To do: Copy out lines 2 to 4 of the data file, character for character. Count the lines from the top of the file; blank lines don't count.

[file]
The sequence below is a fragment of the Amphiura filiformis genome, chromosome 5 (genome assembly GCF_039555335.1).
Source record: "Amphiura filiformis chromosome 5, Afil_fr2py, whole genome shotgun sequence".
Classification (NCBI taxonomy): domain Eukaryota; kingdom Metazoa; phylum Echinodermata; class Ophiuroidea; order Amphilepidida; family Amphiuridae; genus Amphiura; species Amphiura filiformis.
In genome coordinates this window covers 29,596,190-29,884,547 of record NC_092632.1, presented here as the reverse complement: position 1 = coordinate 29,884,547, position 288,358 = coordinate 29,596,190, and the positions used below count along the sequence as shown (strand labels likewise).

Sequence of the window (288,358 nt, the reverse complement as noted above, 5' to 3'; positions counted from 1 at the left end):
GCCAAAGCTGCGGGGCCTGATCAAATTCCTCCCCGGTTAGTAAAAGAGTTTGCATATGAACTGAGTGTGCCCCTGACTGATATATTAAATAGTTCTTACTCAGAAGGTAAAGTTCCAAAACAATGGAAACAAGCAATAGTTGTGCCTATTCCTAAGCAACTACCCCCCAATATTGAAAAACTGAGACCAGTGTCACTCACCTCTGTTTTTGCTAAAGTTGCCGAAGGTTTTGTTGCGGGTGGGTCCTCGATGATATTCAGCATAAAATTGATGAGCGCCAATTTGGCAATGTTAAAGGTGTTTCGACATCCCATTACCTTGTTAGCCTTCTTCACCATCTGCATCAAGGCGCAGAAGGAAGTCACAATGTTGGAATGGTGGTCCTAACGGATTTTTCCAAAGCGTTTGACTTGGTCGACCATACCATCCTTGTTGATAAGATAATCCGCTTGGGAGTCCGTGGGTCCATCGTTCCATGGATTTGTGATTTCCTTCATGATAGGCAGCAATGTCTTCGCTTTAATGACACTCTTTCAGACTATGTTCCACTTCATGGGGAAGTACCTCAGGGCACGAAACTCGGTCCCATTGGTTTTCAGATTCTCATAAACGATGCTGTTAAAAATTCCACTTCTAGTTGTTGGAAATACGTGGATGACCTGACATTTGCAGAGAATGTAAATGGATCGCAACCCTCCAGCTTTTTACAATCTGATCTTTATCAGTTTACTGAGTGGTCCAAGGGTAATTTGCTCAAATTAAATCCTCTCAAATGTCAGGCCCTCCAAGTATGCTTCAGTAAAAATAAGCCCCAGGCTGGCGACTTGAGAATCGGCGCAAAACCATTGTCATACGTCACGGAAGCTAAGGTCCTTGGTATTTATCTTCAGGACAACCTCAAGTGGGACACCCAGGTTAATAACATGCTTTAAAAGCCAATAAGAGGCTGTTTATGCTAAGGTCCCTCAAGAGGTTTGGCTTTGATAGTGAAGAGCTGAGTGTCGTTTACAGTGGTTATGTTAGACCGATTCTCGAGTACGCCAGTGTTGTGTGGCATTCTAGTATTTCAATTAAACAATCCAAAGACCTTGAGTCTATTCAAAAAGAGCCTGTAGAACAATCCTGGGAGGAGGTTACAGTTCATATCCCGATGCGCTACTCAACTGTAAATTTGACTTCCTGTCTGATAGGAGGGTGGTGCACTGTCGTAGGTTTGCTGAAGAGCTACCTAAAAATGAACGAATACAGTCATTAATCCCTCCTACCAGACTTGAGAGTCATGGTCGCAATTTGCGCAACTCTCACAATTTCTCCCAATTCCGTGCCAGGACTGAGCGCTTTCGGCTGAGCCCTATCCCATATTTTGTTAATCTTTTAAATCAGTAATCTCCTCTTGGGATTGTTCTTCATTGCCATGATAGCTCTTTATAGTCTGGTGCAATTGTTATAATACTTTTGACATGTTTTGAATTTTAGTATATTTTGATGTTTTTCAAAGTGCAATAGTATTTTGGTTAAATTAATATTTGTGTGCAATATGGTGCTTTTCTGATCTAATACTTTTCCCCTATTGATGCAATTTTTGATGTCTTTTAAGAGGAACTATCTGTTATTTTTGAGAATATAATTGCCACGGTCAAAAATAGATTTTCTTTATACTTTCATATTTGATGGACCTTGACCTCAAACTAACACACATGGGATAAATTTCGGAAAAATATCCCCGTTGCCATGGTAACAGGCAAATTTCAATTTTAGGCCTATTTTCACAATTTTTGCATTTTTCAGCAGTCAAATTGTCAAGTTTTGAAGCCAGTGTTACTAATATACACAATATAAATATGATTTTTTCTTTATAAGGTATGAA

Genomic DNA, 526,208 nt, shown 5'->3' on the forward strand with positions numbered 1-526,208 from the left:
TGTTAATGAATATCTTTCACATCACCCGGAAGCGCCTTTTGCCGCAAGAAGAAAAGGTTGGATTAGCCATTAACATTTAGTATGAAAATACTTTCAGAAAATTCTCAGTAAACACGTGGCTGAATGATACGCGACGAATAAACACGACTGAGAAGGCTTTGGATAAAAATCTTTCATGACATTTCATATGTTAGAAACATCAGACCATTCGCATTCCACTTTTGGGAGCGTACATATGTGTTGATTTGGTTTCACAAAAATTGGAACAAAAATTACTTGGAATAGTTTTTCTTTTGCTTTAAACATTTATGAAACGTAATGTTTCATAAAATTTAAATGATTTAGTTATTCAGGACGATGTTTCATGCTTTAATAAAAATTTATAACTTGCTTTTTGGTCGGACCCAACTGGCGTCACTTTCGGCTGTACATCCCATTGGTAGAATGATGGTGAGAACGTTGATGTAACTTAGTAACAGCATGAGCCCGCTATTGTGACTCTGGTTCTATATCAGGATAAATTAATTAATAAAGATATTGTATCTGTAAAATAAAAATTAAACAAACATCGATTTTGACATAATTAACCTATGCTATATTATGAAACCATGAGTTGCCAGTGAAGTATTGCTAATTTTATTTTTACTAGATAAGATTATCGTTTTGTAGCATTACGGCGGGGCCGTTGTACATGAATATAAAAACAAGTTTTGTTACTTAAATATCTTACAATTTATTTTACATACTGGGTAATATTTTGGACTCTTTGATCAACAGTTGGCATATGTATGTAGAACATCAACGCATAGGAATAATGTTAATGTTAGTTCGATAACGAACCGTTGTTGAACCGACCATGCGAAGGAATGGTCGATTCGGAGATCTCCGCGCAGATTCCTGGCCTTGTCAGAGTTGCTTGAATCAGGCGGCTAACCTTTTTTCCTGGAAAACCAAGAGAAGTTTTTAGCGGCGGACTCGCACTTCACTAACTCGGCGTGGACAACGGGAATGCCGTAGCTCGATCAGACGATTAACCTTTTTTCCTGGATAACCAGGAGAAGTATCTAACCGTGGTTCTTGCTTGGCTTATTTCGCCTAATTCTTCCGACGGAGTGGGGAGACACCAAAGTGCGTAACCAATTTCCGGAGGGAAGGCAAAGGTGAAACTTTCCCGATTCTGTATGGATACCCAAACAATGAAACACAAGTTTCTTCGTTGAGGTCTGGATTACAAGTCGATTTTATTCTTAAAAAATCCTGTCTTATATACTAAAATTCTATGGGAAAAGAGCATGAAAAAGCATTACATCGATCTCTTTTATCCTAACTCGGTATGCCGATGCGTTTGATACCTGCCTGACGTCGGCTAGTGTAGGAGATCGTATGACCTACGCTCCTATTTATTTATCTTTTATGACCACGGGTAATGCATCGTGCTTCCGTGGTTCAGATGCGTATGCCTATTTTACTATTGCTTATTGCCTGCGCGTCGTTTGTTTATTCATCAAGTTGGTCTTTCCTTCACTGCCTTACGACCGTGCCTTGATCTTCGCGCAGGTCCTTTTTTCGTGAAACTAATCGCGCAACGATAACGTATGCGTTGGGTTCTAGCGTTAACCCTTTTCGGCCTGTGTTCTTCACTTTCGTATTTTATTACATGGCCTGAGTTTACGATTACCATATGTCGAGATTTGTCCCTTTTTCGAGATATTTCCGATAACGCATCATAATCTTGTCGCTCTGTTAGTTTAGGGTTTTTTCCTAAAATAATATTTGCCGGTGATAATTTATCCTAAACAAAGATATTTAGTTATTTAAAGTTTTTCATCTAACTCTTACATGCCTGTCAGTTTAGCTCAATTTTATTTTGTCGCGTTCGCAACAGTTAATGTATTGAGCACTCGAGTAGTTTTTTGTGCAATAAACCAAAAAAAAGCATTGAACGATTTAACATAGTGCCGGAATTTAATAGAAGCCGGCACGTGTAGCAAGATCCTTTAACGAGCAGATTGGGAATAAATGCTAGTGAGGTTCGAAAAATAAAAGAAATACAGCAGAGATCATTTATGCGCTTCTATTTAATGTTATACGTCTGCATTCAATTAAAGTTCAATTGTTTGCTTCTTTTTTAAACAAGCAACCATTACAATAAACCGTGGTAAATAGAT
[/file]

Source record: "Amphiura filiformis chromosome 5, Afil_fr2py, whole genome shotgun sequence".
Classification (NCBI taxonomy): domain Eukaryota; kingdom Metazoa; phylum Echinodermata; class Ophiuroidea; order Amphilepidida; family Amphiuridae; genus Amphiura; species Amphiura filiformis.
In genome coordinates this window covers 29,596,190-29,884,547 of record NC_092632.1, presented here as the reverse complement: position 1 = coordinate 29,884,547, position 288,358 = coordinate 29,596,190, and the positions used below count along the sequence as shown (strand labels likewise).